I recently received a detailed Bloomberg report describing Chipotles malaise having to deal with a food poising crisis. Frankly, a situation that all fast-growing and popular restaurant chains have to deal with sooner or later. After dropping 30% within a very short period of time, the question is: Is it a no-brainer investment opportunity now?
Is Chipotle an Investment Opportunity?
Chipotle’s crisis caught my attention as part of my five idea categories and something that I love researching. I have studied a couple of international food companies that experienced similar crises, including McDonald’s recent Chicken Nuggets escapades in Japan. From experience, it will take a couple of quarters to get over the recent damage to its brand, but I am confident that Chipotle will recover and return to a growth trajectory soon than later. (Better procurement and better inspections). The big question is: They lost over 30% from peak prices, are they cheap enough at today’s prices to make them a steal, a no-brainer opportunity?
At first, glance, looking at standard growth multiples with adjusted earnings forecasts, they still look expensive with lots of growth priced in. It requires some more valuation work and some more fact checks, for example visiting the restaurants, etc. At the moment, I would recommend just putting Chipotle on a watchlist and closely follow it’s price development. For me, it is not a no-brainer – it is just not cheap enough for me. A person who is involved with Chipotle on a daily basis, either through work and or as a regular visitor could come to a different conclusion.
In general, I would consider refraining from any over-hasted and substantial investment in the coming months. We are at the beginning of an interest rate turning point that will unfold over the next 12 months. Holding on to your cash, protecting cash and being extremely selective is the best strategy for 2016.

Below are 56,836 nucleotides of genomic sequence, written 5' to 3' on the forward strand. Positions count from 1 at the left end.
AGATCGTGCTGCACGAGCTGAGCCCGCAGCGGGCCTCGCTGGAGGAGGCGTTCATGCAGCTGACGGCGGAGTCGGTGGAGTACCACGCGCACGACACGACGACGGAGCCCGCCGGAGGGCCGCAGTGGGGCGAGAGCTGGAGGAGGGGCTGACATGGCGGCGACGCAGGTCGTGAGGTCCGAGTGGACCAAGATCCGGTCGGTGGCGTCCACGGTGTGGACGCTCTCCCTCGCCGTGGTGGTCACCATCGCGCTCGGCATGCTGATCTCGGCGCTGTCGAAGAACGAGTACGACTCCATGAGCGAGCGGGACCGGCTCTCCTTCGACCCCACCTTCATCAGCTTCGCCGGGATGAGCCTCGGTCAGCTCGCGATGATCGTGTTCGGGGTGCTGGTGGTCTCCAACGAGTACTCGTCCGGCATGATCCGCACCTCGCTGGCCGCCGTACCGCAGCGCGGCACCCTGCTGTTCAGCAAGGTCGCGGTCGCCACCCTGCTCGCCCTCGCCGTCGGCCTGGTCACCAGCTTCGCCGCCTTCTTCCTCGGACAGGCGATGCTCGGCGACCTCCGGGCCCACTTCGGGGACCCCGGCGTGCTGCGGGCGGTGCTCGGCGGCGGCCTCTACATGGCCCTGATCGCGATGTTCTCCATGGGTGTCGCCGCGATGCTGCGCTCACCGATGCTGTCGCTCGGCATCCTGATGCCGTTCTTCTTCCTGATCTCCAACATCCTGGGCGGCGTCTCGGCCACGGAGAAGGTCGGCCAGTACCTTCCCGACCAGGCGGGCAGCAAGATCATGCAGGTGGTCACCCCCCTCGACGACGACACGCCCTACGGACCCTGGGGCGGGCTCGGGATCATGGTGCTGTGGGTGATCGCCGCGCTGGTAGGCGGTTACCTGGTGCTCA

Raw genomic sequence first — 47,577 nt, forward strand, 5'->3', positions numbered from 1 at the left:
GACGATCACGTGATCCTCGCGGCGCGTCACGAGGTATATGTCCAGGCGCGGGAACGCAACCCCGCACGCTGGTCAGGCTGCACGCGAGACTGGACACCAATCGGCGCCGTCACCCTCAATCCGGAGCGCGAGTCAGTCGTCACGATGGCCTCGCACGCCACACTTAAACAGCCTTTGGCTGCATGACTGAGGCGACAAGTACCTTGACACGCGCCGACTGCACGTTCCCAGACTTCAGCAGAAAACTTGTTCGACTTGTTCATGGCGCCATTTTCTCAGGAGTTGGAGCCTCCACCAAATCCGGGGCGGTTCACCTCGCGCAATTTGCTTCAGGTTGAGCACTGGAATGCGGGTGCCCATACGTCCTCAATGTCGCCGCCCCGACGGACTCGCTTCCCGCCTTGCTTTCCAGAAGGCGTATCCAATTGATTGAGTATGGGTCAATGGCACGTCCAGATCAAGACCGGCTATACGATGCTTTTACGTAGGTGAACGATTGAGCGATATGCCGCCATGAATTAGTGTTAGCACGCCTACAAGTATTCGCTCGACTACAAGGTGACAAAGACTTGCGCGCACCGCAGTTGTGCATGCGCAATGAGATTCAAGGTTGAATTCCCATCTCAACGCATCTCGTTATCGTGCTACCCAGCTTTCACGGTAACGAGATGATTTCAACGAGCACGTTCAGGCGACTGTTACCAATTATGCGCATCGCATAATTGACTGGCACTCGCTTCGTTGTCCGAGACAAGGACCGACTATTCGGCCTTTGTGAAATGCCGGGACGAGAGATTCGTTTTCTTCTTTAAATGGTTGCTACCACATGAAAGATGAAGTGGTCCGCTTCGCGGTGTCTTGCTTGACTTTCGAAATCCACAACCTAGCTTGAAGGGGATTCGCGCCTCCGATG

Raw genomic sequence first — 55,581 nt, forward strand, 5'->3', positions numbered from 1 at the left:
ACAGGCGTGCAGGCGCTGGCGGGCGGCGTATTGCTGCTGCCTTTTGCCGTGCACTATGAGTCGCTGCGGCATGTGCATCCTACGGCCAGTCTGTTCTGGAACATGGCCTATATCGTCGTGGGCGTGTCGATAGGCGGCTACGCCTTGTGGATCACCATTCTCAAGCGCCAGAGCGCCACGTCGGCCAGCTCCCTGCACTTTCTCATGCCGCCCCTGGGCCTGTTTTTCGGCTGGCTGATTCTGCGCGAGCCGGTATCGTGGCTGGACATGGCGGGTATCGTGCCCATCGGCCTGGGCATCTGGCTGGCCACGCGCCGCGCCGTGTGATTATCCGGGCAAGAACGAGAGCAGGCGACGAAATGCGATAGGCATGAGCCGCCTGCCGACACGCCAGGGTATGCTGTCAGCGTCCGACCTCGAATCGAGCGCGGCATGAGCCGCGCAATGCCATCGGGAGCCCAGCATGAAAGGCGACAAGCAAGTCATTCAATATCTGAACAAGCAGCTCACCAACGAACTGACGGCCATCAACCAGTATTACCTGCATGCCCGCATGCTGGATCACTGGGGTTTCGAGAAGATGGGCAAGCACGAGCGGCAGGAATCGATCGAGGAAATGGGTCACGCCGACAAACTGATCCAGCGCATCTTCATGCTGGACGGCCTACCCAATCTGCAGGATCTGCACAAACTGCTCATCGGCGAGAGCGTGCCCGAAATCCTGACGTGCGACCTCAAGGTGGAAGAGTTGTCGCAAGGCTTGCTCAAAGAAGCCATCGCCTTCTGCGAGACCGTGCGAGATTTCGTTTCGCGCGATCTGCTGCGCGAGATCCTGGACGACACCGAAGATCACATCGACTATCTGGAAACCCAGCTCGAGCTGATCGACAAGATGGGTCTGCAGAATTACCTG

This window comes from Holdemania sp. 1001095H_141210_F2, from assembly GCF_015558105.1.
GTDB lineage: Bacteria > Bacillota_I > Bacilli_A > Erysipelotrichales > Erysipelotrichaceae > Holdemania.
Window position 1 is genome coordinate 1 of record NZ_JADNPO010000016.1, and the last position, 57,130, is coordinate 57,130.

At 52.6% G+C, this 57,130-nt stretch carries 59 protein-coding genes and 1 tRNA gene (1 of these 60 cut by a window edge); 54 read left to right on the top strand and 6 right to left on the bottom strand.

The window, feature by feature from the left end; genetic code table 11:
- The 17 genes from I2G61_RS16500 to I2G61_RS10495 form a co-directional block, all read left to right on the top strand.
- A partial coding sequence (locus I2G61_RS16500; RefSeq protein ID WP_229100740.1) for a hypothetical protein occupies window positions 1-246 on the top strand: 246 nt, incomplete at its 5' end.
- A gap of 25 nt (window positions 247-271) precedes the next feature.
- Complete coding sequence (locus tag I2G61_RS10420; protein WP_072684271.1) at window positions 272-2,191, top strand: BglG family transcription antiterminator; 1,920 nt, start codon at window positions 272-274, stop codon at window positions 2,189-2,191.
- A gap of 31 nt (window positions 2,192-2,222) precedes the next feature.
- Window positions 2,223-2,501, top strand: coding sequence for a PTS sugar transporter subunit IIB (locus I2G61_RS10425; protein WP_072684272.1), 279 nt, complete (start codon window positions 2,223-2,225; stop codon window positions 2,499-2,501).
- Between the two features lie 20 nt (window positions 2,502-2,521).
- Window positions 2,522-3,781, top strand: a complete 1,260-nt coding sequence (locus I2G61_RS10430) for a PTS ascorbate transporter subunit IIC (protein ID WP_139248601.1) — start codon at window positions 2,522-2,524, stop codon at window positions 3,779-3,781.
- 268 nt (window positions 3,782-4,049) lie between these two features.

My Best Investments in 2015
I have been very inactive in financial markets this year strictly following my own investment approach. This year, I have made money with some Japanese stocks, EON and Volkswagen – all category 5 stocks and all worked out for me – but frankly, they weren’t great investments – smaller trades with less conviction except for Volkswagen. I missed Glencore, Takata and maybe Chipotle, but I am not shedding tears about any missed opportunities. I know from experience that you can only invest with full confidence and full commitment, if you really feel comfortable holding an investment even in declining markets, i.e. the investments are with your own circle of competence and you don’t mind holding them for a long period of time. Volkswagen is such a case, where I wouldn’t mind keeping them until the next stock market boom and that could be a decade from now.
When we talk about investing and investing skills, we automatically think of stock investments. It’s a wrong notion! Investing should be considered as a skill that affects all facets of life including investing in ourselves, family and our own businesses, what I call category I investments. I have been recommending readers to invest money in their own businesses or in themselves to improve their earnings power. This type of investment allows you to be in control and you could see an immediate improvement in sales and earnings. My best investments this year (2015), true no-brainer decisions, have been investments in my internet infrastructure and joining an awesome community, that will help boost my earnings power for years to come. I will continue on this path in 2016, unless I come along a true no-brainer investment opportunity, that Mr. Markets* in his erratic ways offers me.
*Mr. Market is an allegory created by investor Benjamin Graham. Graham asks the reader to imagine that he is one of the two owners of a business, along with a partner called Mr. Market. The partner frequently offers to sell his share of the business or to buy the reader’s share. This partner is what today would be called manic-depressive, with his estimate of the business’s value going from very pessimistic to wildly optimistic. The reader is always free to decline the partner’s offer since he will soon come back with an entirely different offer.